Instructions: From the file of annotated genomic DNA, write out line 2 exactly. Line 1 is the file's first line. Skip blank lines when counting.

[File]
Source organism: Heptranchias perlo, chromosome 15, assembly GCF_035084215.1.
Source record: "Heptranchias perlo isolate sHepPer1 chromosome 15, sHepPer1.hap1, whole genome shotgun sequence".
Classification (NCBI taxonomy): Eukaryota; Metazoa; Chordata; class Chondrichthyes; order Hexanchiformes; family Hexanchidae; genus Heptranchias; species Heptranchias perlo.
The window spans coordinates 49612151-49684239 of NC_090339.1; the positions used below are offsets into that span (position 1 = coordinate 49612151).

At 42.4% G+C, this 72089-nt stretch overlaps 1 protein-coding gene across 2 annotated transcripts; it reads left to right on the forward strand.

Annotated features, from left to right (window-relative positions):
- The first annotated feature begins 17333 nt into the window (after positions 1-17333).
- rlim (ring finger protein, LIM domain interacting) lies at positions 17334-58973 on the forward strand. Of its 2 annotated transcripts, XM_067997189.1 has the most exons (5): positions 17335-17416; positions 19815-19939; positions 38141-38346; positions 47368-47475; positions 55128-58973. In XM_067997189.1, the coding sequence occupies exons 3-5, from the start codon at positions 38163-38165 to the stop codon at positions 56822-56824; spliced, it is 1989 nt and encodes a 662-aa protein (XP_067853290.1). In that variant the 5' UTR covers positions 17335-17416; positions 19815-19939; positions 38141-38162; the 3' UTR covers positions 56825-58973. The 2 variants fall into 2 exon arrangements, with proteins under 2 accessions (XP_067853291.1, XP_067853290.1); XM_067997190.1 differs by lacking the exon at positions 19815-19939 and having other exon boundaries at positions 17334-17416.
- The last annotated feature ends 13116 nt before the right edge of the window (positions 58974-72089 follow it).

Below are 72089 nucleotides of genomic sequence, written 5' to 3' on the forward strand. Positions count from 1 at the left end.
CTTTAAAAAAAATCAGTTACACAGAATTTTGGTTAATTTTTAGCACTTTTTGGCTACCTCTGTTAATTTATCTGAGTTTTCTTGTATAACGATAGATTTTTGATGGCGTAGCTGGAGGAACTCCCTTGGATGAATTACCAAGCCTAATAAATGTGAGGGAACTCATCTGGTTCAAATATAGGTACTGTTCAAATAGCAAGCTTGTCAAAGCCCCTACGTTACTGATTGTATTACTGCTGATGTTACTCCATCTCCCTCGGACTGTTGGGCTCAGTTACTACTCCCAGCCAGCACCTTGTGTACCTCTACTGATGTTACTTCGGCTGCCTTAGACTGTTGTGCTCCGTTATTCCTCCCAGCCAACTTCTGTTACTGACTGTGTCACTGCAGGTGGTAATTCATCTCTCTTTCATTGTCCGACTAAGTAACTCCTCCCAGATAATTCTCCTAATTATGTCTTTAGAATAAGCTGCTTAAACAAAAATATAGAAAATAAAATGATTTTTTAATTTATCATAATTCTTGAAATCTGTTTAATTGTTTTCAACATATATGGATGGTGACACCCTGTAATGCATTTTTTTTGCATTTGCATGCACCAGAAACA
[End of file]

Source record: "Heptranchias perlo isolate sHepPer1 chromosome 15, sHepPer1.hap1, whole genome shotgun sequence".